(Ques­tion) As a sci­en­tist and as a Bud­dhist, what do you make of the AHRQ report? (Answer) The report sounds pret­ty fair. This review—and pret­ty much every one before it—has found that Read the rest of this entry »

Meditation can Change the Structure of the Brain

(Editor’s Note: We are pleased to bring you this arti­cle by Jason Marsh, thanks to our col­lab­o­ra­tion with the Greater Good Mag­a­zine.)

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I con­sid­er myself some­thing of a prospec­tive meditator—meaning that a seri­ous med­i­ta­tion prac­tice is always some­thing I’m about to start… next week. So for years, I’ve been mak­ing a men­tal note of new stud­ies show­ing that med­i­ta­tion can lit­er­al­ly change our brain struc­ture in ways that might boost con­cen­tra­tion, mem­o­ry, and pos­i­tive emo­tions.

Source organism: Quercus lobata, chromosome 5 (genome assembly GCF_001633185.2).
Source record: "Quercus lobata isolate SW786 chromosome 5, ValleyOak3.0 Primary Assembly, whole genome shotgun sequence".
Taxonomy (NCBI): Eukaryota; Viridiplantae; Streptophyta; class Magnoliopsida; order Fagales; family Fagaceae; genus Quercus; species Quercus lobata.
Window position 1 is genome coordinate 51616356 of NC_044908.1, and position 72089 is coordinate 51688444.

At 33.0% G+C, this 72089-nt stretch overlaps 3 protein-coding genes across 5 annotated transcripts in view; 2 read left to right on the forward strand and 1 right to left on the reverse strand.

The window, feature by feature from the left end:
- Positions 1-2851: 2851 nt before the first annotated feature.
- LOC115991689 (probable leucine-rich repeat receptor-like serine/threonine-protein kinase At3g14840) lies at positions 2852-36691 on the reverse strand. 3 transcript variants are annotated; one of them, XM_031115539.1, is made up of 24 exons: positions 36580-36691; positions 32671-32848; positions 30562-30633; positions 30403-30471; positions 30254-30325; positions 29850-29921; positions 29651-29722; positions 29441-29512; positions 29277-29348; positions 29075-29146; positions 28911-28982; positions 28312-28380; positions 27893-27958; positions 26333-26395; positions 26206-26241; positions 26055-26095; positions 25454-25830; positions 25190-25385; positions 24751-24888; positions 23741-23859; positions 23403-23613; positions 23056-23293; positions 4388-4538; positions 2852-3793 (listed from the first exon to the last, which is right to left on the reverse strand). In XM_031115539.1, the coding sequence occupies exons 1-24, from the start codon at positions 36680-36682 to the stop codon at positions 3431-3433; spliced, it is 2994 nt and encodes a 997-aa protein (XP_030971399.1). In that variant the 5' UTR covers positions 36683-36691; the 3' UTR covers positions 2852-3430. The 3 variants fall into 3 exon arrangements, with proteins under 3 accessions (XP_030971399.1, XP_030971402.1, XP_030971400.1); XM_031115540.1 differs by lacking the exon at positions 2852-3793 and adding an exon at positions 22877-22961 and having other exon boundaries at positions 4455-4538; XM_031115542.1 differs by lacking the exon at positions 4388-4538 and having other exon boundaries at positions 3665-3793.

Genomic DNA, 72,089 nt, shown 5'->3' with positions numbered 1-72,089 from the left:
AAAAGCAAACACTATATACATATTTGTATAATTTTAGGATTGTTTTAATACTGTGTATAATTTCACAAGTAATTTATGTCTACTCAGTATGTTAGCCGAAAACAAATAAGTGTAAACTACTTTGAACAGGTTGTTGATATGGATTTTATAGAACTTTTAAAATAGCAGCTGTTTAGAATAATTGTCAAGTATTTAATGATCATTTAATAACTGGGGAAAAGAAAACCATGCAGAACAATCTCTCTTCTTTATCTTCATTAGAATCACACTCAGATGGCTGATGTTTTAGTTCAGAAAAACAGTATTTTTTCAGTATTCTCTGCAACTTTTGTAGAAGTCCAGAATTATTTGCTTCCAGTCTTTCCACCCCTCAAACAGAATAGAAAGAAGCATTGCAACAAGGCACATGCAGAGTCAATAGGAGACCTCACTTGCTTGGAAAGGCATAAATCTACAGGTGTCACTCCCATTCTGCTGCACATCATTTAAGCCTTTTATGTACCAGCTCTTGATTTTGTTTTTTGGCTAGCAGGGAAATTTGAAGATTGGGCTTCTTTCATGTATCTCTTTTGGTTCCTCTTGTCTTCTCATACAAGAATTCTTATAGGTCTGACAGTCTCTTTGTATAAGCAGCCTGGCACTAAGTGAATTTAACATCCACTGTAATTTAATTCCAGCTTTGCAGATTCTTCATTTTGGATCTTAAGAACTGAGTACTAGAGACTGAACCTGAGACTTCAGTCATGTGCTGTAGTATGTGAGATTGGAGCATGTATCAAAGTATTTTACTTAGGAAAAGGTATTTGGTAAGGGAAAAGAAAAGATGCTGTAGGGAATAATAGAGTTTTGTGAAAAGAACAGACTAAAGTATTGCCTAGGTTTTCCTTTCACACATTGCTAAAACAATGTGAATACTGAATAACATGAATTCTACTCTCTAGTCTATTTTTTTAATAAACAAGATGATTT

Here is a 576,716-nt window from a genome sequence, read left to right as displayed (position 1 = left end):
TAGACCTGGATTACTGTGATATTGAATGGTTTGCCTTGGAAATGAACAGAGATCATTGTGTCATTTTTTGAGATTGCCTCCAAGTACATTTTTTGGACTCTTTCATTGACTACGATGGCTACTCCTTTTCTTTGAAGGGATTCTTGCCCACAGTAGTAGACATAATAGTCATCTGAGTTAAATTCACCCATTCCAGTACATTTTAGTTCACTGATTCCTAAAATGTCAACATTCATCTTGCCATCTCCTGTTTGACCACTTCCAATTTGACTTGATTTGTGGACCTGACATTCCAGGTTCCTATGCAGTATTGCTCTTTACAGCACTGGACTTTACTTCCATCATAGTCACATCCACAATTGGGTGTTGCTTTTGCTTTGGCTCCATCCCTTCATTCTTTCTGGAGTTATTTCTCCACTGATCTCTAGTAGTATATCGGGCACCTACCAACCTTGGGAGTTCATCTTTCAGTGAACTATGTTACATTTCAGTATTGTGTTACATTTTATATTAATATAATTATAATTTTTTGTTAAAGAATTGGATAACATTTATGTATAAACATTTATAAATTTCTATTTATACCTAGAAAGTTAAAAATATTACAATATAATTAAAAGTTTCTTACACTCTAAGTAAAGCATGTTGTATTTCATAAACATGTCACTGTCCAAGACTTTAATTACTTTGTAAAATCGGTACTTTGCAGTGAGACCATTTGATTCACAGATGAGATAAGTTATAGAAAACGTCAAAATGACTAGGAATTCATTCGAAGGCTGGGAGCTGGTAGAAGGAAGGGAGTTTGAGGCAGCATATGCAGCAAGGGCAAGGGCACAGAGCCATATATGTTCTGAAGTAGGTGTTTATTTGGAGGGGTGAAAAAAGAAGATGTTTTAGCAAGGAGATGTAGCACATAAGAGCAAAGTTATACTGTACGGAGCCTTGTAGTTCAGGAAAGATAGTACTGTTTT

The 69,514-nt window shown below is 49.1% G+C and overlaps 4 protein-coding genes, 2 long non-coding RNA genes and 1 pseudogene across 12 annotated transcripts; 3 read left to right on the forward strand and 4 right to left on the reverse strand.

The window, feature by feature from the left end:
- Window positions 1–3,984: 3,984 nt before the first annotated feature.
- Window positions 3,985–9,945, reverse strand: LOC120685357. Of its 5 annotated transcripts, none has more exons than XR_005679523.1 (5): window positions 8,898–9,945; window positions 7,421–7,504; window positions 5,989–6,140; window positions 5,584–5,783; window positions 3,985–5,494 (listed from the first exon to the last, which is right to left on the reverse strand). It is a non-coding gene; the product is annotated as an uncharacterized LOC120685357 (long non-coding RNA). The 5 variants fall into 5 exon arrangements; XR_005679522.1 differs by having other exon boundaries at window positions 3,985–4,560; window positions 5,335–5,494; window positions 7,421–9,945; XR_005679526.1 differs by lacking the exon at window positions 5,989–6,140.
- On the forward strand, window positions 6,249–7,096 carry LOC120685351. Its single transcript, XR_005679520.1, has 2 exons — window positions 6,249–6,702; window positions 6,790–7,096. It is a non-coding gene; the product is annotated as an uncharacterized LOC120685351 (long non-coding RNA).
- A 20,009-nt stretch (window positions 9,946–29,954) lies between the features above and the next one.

The results seem entic­ing enough to make any­one drop into the full lotus position—until you read the fine print: Much of this research involves peo­ple who have med­i­tat­ed for thou­sands of hours over many years; some of it zeroes in on Olympic-lev­el med­i­ta­tors who have clocked 10,000 hours or more. Pret­ty daunt­ing.

Well, a new study offers some hope—and makes the ben­e­fits of med­i­ta­tion seem with­in reach even for a novice like me. The study, pub­lished in Jan­u­ary in the jour­nal Psy­chi­a­try Research: Neu­roimag­ing, sug­gests that med­i­tat­ing for just 30 min­utes a day for eight weeks can increase the den­si­ty of gray mat­ter in brain regions asso­ci­at­ed with mem­o­ry, stress, and empa­thy. Read the rest of this entry »